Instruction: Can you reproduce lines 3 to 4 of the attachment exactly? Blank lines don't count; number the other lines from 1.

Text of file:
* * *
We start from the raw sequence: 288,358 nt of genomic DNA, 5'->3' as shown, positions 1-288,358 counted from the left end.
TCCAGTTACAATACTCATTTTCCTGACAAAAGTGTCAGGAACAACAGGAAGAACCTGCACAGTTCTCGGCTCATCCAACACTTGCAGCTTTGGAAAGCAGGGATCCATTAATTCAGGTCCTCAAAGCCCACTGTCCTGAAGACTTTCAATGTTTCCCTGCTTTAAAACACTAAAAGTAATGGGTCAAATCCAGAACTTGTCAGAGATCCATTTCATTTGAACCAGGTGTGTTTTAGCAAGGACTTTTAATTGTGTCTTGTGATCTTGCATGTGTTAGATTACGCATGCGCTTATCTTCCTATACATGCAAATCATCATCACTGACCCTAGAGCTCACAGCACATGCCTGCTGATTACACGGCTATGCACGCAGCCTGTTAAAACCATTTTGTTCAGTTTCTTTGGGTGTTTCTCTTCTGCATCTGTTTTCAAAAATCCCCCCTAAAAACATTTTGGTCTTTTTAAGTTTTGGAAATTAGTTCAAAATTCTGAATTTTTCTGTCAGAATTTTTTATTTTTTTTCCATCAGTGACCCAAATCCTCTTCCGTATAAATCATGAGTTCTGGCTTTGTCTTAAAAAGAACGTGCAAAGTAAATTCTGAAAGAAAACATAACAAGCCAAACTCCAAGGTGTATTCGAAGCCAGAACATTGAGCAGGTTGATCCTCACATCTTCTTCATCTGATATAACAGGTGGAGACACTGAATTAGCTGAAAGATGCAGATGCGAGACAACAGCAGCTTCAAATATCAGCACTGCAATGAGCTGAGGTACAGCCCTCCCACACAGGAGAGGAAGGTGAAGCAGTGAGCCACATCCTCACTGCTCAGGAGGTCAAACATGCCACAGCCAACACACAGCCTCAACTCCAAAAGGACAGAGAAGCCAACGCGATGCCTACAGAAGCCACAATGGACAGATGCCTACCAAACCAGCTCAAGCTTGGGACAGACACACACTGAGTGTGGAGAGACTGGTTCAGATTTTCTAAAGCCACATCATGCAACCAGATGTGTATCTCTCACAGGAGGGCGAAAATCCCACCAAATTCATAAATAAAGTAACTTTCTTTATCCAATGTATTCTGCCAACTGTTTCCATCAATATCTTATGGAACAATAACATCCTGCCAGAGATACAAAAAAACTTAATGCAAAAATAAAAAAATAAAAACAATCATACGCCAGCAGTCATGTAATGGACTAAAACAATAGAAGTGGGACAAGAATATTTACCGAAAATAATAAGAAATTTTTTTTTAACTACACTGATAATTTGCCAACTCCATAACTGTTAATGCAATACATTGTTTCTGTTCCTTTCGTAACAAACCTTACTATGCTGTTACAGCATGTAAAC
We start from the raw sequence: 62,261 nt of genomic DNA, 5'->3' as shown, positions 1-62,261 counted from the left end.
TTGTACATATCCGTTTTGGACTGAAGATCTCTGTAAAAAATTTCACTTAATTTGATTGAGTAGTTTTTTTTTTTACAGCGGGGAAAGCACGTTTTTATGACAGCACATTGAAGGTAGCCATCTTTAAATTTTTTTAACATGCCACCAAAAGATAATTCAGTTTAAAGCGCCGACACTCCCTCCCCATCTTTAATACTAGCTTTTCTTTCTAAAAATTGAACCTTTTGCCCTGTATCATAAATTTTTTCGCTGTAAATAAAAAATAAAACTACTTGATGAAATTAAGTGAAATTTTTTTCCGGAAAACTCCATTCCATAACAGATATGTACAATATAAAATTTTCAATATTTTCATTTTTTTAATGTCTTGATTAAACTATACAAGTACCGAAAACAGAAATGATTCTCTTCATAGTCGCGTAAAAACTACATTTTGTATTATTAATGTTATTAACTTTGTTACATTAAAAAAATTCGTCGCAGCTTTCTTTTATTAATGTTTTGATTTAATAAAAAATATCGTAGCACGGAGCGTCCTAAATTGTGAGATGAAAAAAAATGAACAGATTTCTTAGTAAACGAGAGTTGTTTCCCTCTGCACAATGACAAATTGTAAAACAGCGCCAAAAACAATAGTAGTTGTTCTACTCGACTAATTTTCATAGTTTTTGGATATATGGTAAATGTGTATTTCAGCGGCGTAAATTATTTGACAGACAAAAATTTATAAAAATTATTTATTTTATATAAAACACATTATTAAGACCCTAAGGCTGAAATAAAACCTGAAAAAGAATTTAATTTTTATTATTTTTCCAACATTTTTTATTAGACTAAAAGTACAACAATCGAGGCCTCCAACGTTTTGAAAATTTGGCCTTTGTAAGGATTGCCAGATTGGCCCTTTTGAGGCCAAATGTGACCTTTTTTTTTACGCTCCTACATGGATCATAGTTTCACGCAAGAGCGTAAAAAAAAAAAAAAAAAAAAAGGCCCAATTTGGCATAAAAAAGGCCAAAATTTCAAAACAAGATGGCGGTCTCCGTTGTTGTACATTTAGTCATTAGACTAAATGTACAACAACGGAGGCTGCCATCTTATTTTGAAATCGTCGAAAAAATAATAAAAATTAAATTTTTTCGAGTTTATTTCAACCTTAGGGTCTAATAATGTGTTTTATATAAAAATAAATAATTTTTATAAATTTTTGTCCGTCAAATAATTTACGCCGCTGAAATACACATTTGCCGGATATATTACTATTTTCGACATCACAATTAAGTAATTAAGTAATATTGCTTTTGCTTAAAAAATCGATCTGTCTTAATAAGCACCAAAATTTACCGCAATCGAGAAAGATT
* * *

We start from the raw sequence: 62,261 nt of genomic DNA, 5'->3' as shown, positions 1-62,261 counted from the left end.
TTGTACATATCCGTTTTGGACTGAAGATCTCTGTAAAAAATTTCACTTAATTTGATTGAGTAGTTTTTTTTTTTACAGCGGGGAAAGCACGTTTTTATGACAGCACATTGAAGGTAGCCATCTTTAAATTTTTTTAACATGCCACCAAAAGATAATTCAGTTTAAAGCGCCGACACTCCCTCCCCATCTTTAATACTAGCTTTTCTTTCTAAAAATTGAACCTTTTGCCCTGTATCATAAATTTTTTCGCTGTAAATAAAAAATAAAACTACTTGATGAAATTAAGTGAAATTTTTTTCCGGAAAACTCCATTCCATAACAGATATGTACAATATAAAATTTTCAATATTTTCATTTTTTTAATGTCTTGATTAAACTATACAAGTACCGAAAACAGAAATGATTCTCTTCATAGTCGCGTAAAAACTACATTTTGTATTATTAATGTTATTAACTTTGTTACATTAAAAAAATTCGTCGCAGCTTTCTTTTATTAATGTTTTGATTTAATAAAAAATATCGTAGCACGGAGCGTCCTAAATTGTGAGATGAAAAAAAATGAACAGATTTCTTAGTAAACGAGAGTTGTTTCCCTCTGCACAATGACAAATTGTAAAACAGCGCCAAAAACAATAGTAGTTGTTCTACTCGACTAATTTTCATAGTTTTTGGATATATGGTAAATGTGTATTTCAGCGGCGTAAATTATTTGACAGACAAAAATTTATAAAAATTATTTATTTTATATAAAACACATTATTAAGACCCTAAGGCTGAAATAAAACCTGAAAAAGAATTTAATTTTTATTATTTTTCCAACATTTTTTATTAGACTAAAAGTACAACAATCGAGGCCTCCAACGTTTTGAAAATTTGGCCTTTGTAAGGATTGCCAGATTGGCCCTTTTGAGGCCAAATGTGACCTTTTTTTTTACGCTCCTACATGGATCATAGTTTCACGCAAGAGCGTAAAAAAAAAAAAAAAAAAAAAGGCCCAATTTGGCATAAAAAAGGCCAAAATTTCAAAACAAGATGGCGGTCTCCGTTGTTGTACATTTAGTCATTAGACTAAATGTACAACAACGGAGGCTGCCATCTTATTTTGAAATCGTCGAAAAAATAATAAAAATTAAATTTTTTCGAGTTTATTTCAACCTTAGGGTCTAATAATGTGTTTTATATAAAAATAAATAATTTTTATAAATTTTTGTCCGTCAAATAATTTACGCCGCTGAAATACACATTTGCCGGATATATTACTATTTTCGACATCACAATTAAGTAATTAAGTAATATTGCTTTTGCTTAAAAAATCGATCTGTCTTAATAAGCACCAAAATTTACCGCAATCGAGAAAGATT